We have also had prototype support for Docker for some time, and by all reports Eric Windisch has been doing good work at getting this driver into a good place since it moved to stackforge. We haven't started talking about specifics for when this driver will return to the nova code base, but I think at this stage we're talking about Kilo at the earliest. The driver has CI now (although its still working through stability issues to my understanding) and progresses well. I expect there to be a session at the Kilo summit in the nova track on the current state of this driver, and we'll decide whether to merge it back into nova then.
There was also representation from the containers sub-team at the meetup, and they spent most of their time in a break out room coming up with a concrete proposal for what container support should look like going forward. The plan looks a bit like this:
Nova will continue to support "lowest common denominator containers": by this I mean that things like the libvirt LXC and docker driver will be allowed to exist, and will expose the parts of containers that can be made to look like virtual machines. That is, a caller to the nova API should not need to know if they are interacting with a virtual machine or a container, it should be opaque to them as much as possible. There is some ongoing discussion about the minimum functionality we should expect from a hypervisor driver, so we can expect this minimum level of functionality to move over time.
The containers sub-team will also write a separate service which exposes a more full featured container experience. This service will work by taking a nova instance UUID, and interacting with an agent within that instance to create containers and manage them. This is interesting because it is the first time that a compute project will have an in operating system agent, although other projects have had these for a while. There was also talk about the service being able to start an instance if the user didn't already have one, or being able to declare an existing instance to be "full" and then create a new one for the next incremental container. These are interesting design issues, and I'd like to see them explored more in a specification.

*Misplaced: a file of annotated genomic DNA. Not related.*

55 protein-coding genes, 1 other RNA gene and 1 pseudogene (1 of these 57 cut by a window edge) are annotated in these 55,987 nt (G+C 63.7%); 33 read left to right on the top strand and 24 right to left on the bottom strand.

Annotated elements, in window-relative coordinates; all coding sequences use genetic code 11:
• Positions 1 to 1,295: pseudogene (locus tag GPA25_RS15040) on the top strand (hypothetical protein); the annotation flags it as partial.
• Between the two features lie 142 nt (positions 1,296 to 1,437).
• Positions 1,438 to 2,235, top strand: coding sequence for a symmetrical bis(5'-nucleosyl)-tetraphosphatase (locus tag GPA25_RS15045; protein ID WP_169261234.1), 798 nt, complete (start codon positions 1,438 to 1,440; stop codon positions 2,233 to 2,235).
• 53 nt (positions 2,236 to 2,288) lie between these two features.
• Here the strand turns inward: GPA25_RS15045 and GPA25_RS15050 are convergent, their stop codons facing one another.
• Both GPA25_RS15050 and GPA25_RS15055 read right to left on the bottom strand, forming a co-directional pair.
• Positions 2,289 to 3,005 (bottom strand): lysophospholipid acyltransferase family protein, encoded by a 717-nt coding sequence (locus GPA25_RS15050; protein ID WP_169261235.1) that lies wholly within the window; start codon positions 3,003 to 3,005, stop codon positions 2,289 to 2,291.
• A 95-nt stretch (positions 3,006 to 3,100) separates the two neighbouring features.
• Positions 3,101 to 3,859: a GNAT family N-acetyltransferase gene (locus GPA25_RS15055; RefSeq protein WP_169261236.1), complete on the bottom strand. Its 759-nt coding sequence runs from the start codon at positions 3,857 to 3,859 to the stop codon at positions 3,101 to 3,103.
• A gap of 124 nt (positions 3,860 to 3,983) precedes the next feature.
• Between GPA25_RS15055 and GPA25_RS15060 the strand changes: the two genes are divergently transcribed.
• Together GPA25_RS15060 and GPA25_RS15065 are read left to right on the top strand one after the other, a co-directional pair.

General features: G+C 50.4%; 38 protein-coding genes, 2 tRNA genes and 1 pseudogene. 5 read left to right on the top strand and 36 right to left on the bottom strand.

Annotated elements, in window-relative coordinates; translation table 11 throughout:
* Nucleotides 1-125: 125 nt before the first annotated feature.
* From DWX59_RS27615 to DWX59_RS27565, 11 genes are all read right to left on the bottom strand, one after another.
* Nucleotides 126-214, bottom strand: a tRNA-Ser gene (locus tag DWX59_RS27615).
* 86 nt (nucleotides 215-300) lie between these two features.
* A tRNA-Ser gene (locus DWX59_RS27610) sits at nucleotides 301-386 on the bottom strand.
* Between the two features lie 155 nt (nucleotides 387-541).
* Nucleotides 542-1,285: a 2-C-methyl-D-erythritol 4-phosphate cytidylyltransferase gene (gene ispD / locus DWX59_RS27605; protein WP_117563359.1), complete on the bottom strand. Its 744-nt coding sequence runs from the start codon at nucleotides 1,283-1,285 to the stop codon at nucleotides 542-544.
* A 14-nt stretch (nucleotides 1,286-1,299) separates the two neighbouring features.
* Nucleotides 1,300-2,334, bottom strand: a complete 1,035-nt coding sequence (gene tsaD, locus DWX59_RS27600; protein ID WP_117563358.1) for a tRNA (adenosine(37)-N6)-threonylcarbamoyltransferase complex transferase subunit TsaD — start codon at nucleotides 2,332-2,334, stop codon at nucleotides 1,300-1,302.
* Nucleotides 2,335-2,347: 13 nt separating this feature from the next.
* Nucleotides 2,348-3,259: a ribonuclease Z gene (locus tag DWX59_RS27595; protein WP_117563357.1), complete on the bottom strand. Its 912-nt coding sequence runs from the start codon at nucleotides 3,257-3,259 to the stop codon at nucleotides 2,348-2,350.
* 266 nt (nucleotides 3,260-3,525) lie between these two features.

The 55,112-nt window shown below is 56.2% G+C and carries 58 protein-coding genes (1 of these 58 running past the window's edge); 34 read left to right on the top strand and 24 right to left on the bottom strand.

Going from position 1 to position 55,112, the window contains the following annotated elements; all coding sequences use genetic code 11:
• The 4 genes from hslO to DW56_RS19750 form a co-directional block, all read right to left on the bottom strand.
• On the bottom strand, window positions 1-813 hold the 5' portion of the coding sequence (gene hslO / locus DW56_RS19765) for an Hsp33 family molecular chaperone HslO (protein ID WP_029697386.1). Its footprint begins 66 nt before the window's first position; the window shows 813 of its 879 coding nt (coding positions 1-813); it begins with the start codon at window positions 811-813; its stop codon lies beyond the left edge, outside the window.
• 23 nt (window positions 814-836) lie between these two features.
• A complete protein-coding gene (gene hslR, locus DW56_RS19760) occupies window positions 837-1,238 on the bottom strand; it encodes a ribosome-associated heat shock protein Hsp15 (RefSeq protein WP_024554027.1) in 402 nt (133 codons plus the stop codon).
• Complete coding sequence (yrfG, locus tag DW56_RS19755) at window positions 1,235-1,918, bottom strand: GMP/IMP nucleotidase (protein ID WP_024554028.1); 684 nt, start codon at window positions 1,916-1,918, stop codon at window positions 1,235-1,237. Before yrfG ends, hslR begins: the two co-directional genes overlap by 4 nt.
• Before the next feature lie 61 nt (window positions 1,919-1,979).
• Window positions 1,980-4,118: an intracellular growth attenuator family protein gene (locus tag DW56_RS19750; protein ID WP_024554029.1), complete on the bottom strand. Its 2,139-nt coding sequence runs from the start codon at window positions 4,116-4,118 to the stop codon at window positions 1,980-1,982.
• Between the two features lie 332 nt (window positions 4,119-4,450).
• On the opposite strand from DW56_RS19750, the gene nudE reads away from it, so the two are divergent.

This plan met with general approval within the room at the meetup, with the suggestion being that it move forward as a stackforge project as part of the compute program. I don't think much code has been implemented yet, but I hope to see something come of these plans soon. The first step here is to create some specifications for the containers service, which we will presumably create in the nova-specs repository for want of a better place.
Thanks for reading my second post in this series. In the next post I will cover progress with the Ironic nova driver.
Tags for this post: openstack juno nova mid-cycle summary containers docker lxc
Related posts: Juno nova mid-cycle meetup summary: nova-network to Neutron migration; Juno nova mid-cycle meetup summary: scheduler; Juno nova mid-cycle meetup summary: ironic; Juno nova mid-cycle meetup summary: conclusion; Juno nova mid-cycle meetup summary: DB2 support; Juno nova mid-cycle meetup summary: social issues
First off, some words about the mechanics of the meetup. The meetup was held in Beaverton, Oregon at an Intel campus. Many thanks to Intel for hosting the event -- it is much appreciated. We discussed possible locations and attendance for future mid-cycle meetups, and the consensus is that these events should "always" be in the US because that's where the vast majority of our developers are. We will consider other host countries when the mix of Nova developers change. Additionally, we talked about the expectations of attendance at these events. The Icehouse mid-cycle was an experiment, but now that we've run two of these I think they're clearly useful events. I want to be clear that we expect nova-drivers members to attend these events at all possible, and strongly prefer to have all nova-cores at the event.
I understand that sometimes life gets in the way, but that's the general expectation. To assist with this, I am going to work on advertising these events much earlier than we have in the past to give time for people to get travel approval. If any core needs me to go to the Foundation and ask for travel assistance, please let me know.
I think that co-locating the event with the Ironic and Containers teams helped us a lot this cycle too. We can't co-locate with every other team working on OpenStack, but I'd like to see us pick a couple of teams -- who we might be blocking -- each cycle and invite them to co-locate with us. It's easy at this point for Nova to become a blocker for other projects, and we need to be careful not to get in the way unless we absolutely need to.
The process for each of the three days: we met at Intel at 9am, and started each day by trying to cherry pick the most important topics from our grab bag of items at the top of the etherpad. I feel this worked really well for us.